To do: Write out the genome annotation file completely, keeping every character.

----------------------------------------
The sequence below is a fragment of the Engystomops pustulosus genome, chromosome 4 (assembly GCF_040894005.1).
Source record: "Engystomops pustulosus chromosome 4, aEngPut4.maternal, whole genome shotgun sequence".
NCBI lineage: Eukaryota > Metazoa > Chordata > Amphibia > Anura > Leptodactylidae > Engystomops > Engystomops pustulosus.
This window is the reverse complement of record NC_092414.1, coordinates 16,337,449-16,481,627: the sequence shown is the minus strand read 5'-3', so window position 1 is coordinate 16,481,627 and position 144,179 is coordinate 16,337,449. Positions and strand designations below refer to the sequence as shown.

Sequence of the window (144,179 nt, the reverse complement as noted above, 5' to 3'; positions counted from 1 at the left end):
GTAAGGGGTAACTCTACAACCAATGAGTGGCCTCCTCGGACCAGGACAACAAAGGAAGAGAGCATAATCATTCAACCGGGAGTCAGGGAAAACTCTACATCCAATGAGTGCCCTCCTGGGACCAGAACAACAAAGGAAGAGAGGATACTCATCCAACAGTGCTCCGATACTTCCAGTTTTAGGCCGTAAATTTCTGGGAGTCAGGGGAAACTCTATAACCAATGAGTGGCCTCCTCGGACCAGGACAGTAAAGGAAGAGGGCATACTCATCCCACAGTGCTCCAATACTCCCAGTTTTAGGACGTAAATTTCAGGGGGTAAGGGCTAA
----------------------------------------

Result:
The sequence below is a fragment of the Engystomops pustulosus genome, chromosome 4 (assembly GCF_040894005.1).
Source record: "Engystomops pustulosus chromosome 4, aEngPut4.maternal, whole genome shotgun sequence".
NCBI lineage: Eukaryota > Metazoa > Chordata > Amphibia > Anura > Leptodactylidae > Engystomops > Engystomops pustulosus.
This window is the reverse complement of record NC_092414.1, coordinates 16,337,449-16,481,627: the sequence shown is the minus strand read 5'-3', so window position 1 is coordinate 16,481,627 and position 144,179 is coordinate 16,337,449. Positions and strand designations below refer to the sequence as shown.

Sequence of the window (144,179 nt, the reverse complement as noted above, 5' to 3'; positions counted from 1 at the left end):
GTAAGGGGTAACTCTACAACCAATGAGTGGCCTCCTCGGACCAGGACAACAAAGGAAGAGAGCATAATCATTCAACCGGGAGTCAGGGAAAACTCTACATCCAATGAGTGCCCTCCTGGGACCAGAACAACAAAGGAAGAGAGGATACTCATCCAACAGTGCTCCGATACTTCCAGTTTTAGGCCGTAAATTTCTGGGAGTCAGGGGAAACTCTATAACCAATGAGTGGCCTCCTCGGACCAGGACAGTAAAGGAAGAGGGCATACTCATCCCACAGTGCTCCAATACTCCCAGTTTTAGGACGTAAATTTCAGGGGGTAAGGGCTAA